Bronchoscopy is a test to view the airways and diagnose lung disease. It may also be used during the treatment of some lung conditions.
Fiberoptic bronchoscopy; Lung cancer - bronchoscopy; Pneumonia - bronchoscopy; Chronic lung disease - bronchoscopy
How the Test is Performed
A bronchoscope is a device used to see the inside of the airways and lungs. The scope can be flexible or rigid. A flexible scope is almost always used. It is a tube less than one half inch (1 centimeter) wide and about 2 feet (60 centimeters) long. In rare cases, a rigid bronchoscope is used.
- You will likely get medicines through a vein (IV, or intravenously) to help you relax. Or, you may be asleep under general anesthesia, especially if a rigid scope is used.
- A numbing drug (anesthetic) will be sprayed in your mouth and throat. If bronchoscopy is done through your nose, numbing jelly will be placed in the nostril the tube goes through.
- The scope is gently inserted. It will likely make you cough at first. The coughing will stop as the numbing drug begins to work.
- Your health care provider may send saline solution through the tube. This washes the lungs and allows your provider to collect samples of lung cells, fluids, microbes and other materials inside the air sacs. This part of the procedure is called a lavage.
- Sometimes, tiny brushes, needles, or forceps may be passed through the bronchoscope to take very small tissue samples (biopsies) from your lungs.
- Your provider can also place a stent in your airway or view your lungs with ultrasound during the procedure. A stent is a small tube-like medical device. Ultrasound is a painless imaging method that allows your provider to see inside your body.
- Sometimes ultrasound is used to see the lymph nodes and tissues around your airways.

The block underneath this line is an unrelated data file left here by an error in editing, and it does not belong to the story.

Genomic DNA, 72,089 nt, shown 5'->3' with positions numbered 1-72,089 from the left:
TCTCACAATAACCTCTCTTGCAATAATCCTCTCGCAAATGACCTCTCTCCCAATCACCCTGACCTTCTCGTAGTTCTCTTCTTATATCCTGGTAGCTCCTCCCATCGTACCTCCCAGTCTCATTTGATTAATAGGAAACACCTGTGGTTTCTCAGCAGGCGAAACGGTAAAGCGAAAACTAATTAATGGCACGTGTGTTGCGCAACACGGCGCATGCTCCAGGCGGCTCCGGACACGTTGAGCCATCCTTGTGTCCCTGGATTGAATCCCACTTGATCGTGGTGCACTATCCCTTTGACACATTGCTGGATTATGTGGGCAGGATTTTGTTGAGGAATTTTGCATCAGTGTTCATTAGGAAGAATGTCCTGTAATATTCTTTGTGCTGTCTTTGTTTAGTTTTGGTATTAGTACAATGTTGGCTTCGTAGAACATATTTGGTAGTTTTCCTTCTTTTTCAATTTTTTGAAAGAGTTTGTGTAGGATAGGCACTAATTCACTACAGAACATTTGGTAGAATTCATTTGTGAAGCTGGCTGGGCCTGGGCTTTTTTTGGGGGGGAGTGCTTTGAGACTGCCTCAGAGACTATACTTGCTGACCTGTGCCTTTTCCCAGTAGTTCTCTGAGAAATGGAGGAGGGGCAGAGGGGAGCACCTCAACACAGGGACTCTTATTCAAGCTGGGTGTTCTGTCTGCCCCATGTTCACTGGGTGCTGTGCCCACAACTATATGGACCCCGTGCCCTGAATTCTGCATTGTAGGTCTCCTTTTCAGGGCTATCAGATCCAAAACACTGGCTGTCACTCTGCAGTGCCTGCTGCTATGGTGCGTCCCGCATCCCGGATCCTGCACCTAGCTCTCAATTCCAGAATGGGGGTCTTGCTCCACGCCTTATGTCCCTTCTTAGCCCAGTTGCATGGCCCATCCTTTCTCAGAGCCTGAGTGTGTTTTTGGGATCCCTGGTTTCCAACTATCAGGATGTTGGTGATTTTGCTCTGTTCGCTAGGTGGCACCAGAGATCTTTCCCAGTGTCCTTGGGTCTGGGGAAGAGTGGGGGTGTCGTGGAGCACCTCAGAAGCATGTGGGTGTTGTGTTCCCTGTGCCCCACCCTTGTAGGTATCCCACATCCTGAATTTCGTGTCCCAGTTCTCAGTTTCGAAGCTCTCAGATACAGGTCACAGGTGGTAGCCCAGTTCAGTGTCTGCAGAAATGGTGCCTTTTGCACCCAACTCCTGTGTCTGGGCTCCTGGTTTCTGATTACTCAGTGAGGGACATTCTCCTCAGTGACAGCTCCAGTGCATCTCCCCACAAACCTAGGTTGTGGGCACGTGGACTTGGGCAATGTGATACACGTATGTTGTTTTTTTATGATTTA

- At the end of the procedure, the scope is removed.
How to Prepare for the Test
Follow instructions on how to prepare for the test. You will likely be told:
- Not to eat or drink anything for 6 to 12 hours before your test.
- Not to take aspirin, ibuprofen, or other blood-thinning drugs before your procedure. Ask the provider who will do your bronchoscopy when to stop taking these drugs.
- Arrange for a ride to and from the hospital.
- Arrange for help with work, child care, or other tasks, as you will likely need to rest the next day.
Usually, the test is done as an outpatient procedure and you will go home the same day. Some people may need to stay overnight in the hospital.
How the Test will Feel
Local anesthetic is used to relax and numb your throat muscles. Until this medicine begins to work, you may feel fluid running down the back of your throat. This may cause you to cough or gag.
Once the medicine takes effect, you may feel pressure or mild tugging as the tube moves through your windpipe. Although you may feel like you are not able to breathe when the tube is in your throat, there is no risk of this happening. The medicines you receive to relax will help with these symptoms. You will likely forget most of the procedure.
When the anesthetic wears off, your throat may be scratchy for several days. After the test, your ability to cough (cough reflex) will return in 1 to 2 hours. You will not be allowed to eat or drink until your cough reflex returns.